Saturday, February 27, 2021

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Comet Neowise in India: Rare Neowise Comet will be visible in North-West India from Today – NASA

The Comet Neowise, or C/20202 F3  will be noticeable in the northwest sky in India from 14 July onwards. As per NASA, Neowise should be visible just before and around the time of first light till 11 July. It will again start to be visible in the evening between 15 and 16 July.

“From July 14, C/2020 F3, a comet discovered on March 27, will be clearly visible in the north-western sky. It will be visible after sunset for around 20 minutes for the next 20 days. People can observe it from naked eyes,” said Subhendu Pattnaik, deputy director of Pathani Samanta Planetarium in Bhubaneswar told ANI.

“In the evenings to follow, the comet will rapidly climb higher in the sky and will be visible for a longer period,” he added.

Comet Neowise swept within Mercury’s orbit a week ago. Its close vicinity to the sun caused dust and gas to burn off its surface and create an even bigger debris tail. According to CNET, Neowise passed a critical point when it survived its closest brush with the sun without cracking up from the heat last week.

NASA’s Neowise infrared space telescope discovered the comet on 27 March. Scientists involved in the mission said the comet is about five kilometres across and its nucleus is covered with sooty material dating back to the origin of our solar system 4.6 billion years ago.

Soon after, numerous amateur photographers began sharing stunning images of the comet just above the horizon during predawn hours. Twitter user Jeremy Perez shared the image shot from close to the Wupatki National Monument showcasing the bright celestial body.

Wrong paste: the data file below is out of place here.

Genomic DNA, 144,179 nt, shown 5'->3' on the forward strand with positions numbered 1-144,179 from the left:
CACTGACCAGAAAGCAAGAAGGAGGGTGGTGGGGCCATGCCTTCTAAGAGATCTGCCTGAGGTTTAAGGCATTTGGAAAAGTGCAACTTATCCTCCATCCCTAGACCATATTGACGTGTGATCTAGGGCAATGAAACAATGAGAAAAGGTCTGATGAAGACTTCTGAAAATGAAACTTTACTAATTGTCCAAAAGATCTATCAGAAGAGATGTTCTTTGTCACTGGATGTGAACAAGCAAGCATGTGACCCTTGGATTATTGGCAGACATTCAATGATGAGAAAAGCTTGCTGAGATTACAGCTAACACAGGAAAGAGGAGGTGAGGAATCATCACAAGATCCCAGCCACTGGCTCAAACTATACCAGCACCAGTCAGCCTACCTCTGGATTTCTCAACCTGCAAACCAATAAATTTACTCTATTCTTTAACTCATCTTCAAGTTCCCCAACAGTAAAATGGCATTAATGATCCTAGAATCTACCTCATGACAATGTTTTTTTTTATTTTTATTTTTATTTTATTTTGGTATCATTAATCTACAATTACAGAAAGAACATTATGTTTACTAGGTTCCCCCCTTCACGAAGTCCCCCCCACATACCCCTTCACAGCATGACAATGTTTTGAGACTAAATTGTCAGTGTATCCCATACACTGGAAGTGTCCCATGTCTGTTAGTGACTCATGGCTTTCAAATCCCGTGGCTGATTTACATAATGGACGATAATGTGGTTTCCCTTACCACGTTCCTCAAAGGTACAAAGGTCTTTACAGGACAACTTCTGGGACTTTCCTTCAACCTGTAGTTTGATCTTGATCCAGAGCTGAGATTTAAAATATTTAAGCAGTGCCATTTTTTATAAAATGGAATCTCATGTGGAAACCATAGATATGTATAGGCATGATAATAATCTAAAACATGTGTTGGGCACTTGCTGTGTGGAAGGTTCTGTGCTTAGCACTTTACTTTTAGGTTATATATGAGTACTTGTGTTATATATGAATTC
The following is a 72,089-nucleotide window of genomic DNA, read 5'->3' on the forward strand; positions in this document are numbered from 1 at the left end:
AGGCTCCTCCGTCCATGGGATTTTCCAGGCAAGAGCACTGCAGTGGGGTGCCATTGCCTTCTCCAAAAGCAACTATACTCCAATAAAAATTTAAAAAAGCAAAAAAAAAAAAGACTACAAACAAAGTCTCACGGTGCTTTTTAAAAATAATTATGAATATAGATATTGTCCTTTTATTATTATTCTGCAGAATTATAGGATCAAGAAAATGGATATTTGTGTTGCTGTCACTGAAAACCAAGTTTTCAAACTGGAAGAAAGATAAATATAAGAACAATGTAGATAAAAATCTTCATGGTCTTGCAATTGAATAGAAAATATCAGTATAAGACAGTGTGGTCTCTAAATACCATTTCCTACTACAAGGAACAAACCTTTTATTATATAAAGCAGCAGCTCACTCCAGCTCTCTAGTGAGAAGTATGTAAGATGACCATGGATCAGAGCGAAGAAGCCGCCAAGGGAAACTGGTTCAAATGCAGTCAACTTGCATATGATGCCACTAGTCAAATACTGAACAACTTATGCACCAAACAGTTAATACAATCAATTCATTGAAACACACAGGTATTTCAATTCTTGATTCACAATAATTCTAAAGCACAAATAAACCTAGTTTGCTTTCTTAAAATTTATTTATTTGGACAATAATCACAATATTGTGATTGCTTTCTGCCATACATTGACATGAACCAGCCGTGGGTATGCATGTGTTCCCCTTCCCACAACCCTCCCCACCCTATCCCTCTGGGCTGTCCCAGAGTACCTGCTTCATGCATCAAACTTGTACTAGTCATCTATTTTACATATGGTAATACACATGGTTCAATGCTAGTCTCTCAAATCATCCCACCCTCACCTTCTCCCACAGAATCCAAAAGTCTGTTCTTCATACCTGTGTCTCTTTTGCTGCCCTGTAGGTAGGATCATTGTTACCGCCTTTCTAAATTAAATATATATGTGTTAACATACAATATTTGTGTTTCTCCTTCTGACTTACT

According to the CNET report, as the comet moves farther away from the sun and closer to Earth, it will be visible in the evening sky and not before dawn. As per NASA solar system ambassador Eddie Irizarry, Neowise should be visible just before and around the time of first light till 11 July. It will again start to be visible in the evening between 15 and 16 July.

While it’s visible with the naked eye in dark skies with little or no light pollution, binoculars are needed to see the long tail, according to NASA. It will be about 7,000 years before the comet returns, “so I wouldn’t suggest waiting for the next pass,” said the telescope’s deputy principal investigator Joe Masiero of NASA’s Jet Propulsion Laboratory in Pasadena, California.

Recently, astronauts from the International Space Station managed to get a stunning glimpse of a natural light show from a comet this weekend. NASA astronaut Bob Behnken shared a tweet highlighting Neowise. He captioned the post, “Last night’s fireworks, for real. Because Science.”

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